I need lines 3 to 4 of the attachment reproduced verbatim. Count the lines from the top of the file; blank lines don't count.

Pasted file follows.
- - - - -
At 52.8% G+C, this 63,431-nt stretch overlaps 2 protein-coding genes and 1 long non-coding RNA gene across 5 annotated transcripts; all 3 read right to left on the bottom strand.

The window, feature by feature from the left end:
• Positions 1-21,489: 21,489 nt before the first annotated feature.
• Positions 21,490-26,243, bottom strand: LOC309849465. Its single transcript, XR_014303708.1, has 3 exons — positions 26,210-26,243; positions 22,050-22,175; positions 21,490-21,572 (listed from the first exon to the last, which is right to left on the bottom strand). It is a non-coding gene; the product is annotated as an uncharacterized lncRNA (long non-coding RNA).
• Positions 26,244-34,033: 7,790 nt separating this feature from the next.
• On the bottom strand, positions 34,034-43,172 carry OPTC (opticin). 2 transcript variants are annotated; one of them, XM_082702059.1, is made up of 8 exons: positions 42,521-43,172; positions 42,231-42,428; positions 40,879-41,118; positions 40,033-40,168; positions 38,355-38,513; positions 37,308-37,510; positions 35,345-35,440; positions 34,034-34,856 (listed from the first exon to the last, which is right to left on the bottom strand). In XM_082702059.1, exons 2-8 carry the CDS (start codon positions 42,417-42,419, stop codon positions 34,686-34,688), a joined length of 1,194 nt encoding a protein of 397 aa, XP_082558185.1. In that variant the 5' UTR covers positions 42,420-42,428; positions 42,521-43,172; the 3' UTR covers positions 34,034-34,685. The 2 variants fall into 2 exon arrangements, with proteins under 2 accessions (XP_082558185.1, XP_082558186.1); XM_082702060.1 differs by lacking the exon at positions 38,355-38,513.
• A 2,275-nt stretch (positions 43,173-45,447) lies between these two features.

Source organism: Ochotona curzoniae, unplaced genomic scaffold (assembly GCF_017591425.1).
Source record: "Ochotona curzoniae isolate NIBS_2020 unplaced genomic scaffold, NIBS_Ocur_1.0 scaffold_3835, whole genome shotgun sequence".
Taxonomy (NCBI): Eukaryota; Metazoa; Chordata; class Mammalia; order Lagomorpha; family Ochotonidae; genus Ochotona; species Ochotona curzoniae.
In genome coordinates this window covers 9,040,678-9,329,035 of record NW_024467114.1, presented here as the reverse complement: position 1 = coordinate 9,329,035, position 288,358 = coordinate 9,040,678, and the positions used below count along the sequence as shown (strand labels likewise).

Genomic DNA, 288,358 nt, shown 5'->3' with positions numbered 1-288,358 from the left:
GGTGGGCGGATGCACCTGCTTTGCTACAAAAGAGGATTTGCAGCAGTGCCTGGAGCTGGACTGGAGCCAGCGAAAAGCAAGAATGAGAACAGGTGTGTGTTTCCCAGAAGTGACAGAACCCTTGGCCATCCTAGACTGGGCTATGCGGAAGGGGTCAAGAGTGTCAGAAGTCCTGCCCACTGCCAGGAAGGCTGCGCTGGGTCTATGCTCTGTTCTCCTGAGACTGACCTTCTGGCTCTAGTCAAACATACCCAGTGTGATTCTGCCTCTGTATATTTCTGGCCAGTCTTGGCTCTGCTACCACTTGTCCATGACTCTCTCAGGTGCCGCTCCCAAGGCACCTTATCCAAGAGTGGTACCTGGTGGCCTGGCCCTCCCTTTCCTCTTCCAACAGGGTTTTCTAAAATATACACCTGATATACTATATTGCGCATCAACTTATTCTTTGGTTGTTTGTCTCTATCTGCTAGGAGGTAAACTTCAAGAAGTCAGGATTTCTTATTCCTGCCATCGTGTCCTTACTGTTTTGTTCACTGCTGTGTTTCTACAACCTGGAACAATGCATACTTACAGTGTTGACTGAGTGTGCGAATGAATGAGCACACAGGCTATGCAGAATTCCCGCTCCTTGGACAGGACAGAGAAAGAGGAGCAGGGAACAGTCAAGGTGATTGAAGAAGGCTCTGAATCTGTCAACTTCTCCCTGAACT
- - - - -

• Positions 1-21,489: 21,489 nt before the first annotated feature.
• Positions 21,490-26,243, bottom strand: LOC309849465. Its single transcript, XR_014303708.1, has 3 exons — positions 26,210-26,243; positions 22,050-22,175; positions 21,490-21,572 (listed from the first exon to the last, which is right to left on the bottom strand). It is a non-coding gene; the product is annotated as an uncharacterized lncRNA (long non-coding RNA).